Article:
The refreshed 2018 Ford F-150 will offer a new engine, more horsepower and torque from existing engines, and more gears in its transmissions. Here a breakdown with the numbers.

Starting this fall, Ford will offer five engine options in its new 2018 F-150: a new 3.3-liter naturally aspirated V6, modified versions of the outgoing 2.7-liter EcoBoost V6 and 5.0-liter V8, and the same 3.5-liter EcoBoost V6 and 3.5-liter high-output EcoBoost V6 from 2017.

All of those may sound familiar except the 3.3, which is a reworked version of the current base engine, the 3.5-liter naturally aspirated six. The new engine now gets both port and direct injection, working under low engine speeds and loads and high engine speeds and loads, respectively.

The dual-injection system works with modified intake runners and a higher compression ratio (12:1 versus 10.8:1) to net the new 3.3-liter 290 horsepower at 6,500 rpm, compared with the outgoing 3.5-liter’s 282 horsepower at 6,250 rpm. Torque figures also go up and come lower in the rev band, with the new 3.3-liter making 265 lb-ft at 4,000 rpm compared to 253 lb-ft at 4,250 rpm from the 3.5.

The 2.7-liter EcoBoost also gets dual port and direct-injection, which bumps its torque figures up by 25 lb-ft from 375. And like the 3.3-liter, the 2.7-liter’s torque comes on sooner, peaking at 2,750 rpm compared to 3,000 rpm from last year’s 2.7. Horsepower remains 325 at 5,750 rpm.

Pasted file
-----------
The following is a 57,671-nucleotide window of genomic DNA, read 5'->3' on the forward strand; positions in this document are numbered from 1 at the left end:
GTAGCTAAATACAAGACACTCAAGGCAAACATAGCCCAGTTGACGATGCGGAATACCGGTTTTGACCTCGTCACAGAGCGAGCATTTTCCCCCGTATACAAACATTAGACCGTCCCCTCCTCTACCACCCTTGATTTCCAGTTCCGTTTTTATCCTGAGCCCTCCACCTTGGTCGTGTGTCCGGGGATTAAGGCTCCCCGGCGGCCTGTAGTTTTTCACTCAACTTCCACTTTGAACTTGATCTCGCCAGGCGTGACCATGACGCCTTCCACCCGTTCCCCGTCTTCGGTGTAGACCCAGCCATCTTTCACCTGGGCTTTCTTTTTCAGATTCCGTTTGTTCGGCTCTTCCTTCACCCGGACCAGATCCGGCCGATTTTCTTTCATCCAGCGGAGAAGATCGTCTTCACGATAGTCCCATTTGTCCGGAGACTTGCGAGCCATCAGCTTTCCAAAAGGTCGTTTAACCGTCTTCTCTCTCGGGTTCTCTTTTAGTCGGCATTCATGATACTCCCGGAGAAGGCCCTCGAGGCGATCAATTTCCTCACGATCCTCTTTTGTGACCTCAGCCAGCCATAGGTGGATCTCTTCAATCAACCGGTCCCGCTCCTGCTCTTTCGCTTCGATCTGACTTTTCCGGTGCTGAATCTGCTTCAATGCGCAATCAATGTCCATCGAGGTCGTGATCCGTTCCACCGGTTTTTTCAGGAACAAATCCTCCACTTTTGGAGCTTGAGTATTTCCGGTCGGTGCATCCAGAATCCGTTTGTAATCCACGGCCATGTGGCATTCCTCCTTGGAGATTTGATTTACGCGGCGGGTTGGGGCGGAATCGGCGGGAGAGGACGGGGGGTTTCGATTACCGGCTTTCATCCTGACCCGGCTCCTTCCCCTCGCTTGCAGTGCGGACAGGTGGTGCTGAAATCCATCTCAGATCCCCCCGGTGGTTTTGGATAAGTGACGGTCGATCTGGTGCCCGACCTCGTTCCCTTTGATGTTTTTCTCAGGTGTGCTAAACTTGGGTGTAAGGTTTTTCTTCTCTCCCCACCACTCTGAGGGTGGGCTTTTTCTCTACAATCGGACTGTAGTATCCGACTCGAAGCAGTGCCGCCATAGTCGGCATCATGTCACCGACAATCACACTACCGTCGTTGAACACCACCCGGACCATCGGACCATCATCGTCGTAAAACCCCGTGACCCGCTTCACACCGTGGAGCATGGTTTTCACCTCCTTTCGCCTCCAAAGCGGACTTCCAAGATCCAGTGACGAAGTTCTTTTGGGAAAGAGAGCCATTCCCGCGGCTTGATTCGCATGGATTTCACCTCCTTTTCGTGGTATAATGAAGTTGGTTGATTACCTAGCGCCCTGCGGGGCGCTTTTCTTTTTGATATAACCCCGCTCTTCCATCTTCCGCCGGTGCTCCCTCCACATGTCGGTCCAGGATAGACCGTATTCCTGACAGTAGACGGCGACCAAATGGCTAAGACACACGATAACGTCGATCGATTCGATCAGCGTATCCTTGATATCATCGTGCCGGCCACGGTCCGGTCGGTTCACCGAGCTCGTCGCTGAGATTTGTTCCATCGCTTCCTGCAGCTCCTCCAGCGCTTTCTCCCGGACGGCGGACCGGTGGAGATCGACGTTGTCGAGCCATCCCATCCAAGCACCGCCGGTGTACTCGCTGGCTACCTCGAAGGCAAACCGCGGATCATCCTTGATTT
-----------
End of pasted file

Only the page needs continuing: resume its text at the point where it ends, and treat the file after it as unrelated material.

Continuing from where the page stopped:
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The 5.0-liter also gets the same dual-injector technology, as well as a spray-on bore liner like the one found in the GT350 (for weight savings). Total horsepower is up from 385 to 395 horsepower, both coming in at 5,750 rpm. Torque is also up from 387 to 400, both at 3,850 rpm.

Ford’s 10-speed automatic will be standard across the range, sans in the 3.3-liter base trucks.

Perhaps even bigger news is that all engines minus the new 3.3-liter base engine come with Ford’s new 10-speed automatic transmission. The 3.3-liter sticks with a six-speed automatic as the “value transmission.” In addition, for 2018, all five engines come standard with Auto Stop Start.

This all sounds like good news; the cheapest engine now makes 8 horsepower and 12 lb-ft more than the outgoing one, the 2.7-liter EcoBoost adds 25 lb-ft of torque, the 5.0-liter gets 10 ponies and 13 lb-ft, and all engines but the 3.3 get more gears.

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Still, two questions remain: how do these changes affect fuel economy, and more importantly, how much horsepower and torque will the new diesel make? We’ll learn the answers to both questions later this year (the diesel model will launch late for 2018), but Ford says you can bet their diesel’s power and torque figures will be competitive with the Ram’s 3.0-liter EcoDiesel.